Gentle Reminder from your Humble Highness: If you were not from SI or ESPN, Sampras won’t give you an iterview. For years, that was the case.

carlo Says:

Staff must have meant: defending champion, Federer. But I like staff’s humor. “Wozniaki looking for a high note.” That’s good. And Rafa talking about himself in 3rd person, lol. Hadn’t heard it! But what is,” “Don’t be a” Hader-Maurer?” ?? I don’t get it.

Anyway. Istanbul is in the NW a long ways from where the quake was in SE Turkey on the border of Iran. WTA final should be fine, unless of course, another quake happens, god forbid. Turkey has a history of earthquakes.

ATP WTF – looks like Berdych, Fish and Tsonga don’t have many points or at least in Fish’s case, have nothing to defend. I doubt if Monfils, Tipseravic or any others can get anything but an alternate place. I wonder if Fish can do better than Roddick’s 0-3 last year.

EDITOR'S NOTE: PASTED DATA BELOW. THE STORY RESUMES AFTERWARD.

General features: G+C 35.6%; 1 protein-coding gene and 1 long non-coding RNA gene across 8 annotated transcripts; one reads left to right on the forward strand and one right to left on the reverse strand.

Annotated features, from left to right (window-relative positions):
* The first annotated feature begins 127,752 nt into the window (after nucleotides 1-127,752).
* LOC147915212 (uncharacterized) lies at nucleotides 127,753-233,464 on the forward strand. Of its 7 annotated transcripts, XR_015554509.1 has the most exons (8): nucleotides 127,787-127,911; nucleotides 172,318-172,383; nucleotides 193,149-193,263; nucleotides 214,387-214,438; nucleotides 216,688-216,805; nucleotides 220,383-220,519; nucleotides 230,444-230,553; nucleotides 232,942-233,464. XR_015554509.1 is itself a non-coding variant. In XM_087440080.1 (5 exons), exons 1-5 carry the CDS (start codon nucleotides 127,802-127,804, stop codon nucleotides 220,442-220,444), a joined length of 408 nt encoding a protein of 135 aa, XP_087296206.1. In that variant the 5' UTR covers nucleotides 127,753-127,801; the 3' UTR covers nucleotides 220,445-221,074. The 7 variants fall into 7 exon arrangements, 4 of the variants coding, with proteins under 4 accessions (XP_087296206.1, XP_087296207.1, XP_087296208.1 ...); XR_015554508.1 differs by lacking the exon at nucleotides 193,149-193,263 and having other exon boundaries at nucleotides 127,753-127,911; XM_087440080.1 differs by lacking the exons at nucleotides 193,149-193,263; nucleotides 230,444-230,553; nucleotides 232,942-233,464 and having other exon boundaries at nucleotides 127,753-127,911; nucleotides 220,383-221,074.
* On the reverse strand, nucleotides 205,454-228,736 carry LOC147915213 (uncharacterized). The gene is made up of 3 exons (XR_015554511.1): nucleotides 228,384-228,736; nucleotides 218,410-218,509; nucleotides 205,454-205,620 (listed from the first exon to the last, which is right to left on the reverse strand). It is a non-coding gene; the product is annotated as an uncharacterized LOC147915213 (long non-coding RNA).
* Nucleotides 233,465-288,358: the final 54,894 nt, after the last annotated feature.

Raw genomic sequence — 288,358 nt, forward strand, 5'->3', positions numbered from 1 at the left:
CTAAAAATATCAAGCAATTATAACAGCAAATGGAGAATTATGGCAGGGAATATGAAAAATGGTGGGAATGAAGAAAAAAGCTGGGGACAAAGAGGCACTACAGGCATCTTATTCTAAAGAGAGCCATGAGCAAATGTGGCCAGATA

Colin Says:

On another thread, I remarked on Rafa referring to himself in the third person, and someone (forget who) pointed out that Nadal was answering a question, and the questioner had used the phrasing.
On the topic of earthquakes, it isn’t completely impossible the WTF could be affected! The last notable earth tremor in the UK was in 1884, and it was felt in London, though the epicentre was some distance away. There was a good deal of structural damage but, surprisingly, only one recorded death directly caused by the quake.

Kimberly Says:

Humble Rafa Says:
America is waiting for the next Sampras